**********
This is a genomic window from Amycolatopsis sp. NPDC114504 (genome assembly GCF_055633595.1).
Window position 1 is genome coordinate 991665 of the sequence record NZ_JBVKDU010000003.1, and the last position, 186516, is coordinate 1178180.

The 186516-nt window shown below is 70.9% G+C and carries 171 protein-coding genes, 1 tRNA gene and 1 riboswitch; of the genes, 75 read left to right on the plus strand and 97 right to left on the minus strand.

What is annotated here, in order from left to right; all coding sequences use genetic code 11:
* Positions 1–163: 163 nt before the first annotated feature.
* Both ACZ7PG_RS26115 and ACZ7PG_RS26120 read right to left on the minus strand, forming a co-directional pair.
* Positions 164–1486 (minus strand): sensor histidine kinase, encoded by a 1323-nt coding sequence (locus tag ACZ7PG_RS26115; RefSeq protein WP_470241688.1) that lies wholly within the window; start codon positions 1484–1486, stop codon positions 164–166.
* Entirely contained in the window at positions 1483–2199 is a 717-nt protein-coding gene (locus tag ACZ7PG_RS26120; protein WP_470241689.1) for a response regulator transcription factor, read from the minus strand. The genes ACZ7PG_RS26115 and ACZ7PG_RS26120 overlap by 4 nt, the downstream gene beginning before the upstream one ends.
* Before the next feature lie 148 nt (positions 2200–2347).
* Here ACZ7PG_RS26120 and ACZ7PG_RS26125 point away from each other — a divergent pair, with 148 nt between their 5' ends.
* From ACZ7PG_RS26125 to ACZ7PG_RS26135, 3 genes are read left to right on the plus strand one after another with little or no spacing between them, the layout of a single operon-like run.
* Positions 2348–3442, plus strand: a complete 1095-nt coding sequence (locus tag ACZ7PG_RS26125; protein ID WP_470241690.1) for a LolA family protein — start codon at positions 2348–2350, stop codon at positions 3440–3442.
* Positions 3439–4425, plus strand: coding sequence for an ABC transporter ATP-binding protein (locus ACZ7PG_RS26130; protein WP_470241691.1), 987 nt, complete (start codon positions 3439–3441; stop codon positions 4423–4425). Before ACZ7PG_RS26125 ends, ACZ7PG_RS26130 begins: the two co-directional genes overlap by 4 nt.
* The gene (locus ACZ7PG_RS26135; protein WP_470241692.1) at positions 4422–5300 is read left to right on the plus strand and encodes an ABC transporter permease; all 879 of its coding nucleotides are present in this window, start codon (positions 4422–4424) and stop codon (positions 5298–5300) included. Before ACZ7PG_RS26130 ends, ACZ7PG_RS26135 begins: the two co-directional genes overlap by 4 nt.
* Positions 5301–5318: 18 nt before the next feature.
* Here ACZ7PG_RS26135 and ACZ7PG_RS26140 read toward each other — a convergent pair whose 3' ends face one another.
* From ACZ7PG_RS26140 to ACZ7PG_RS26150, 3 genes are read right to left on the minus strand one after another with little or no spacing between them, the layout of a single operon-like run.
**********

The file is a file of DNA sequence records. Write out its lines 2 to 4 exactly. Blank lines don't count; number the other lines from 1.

Window position 1 is genome coordinate 991665 of the sequence record NZ_JBVKDU010000003.1, and the last position, 186516, is coordinate 1178180.

The 186516-nt window shown below is 70.9% G+C and carries 171 protein-coding genes, 1 tRNA gene and 1 riboswitch; of the genes, 75 read left to right on the plus strand and 97 right to left on the minus strand.

What is annotated here, in order from left to right; all coding sequences use genetic code 11: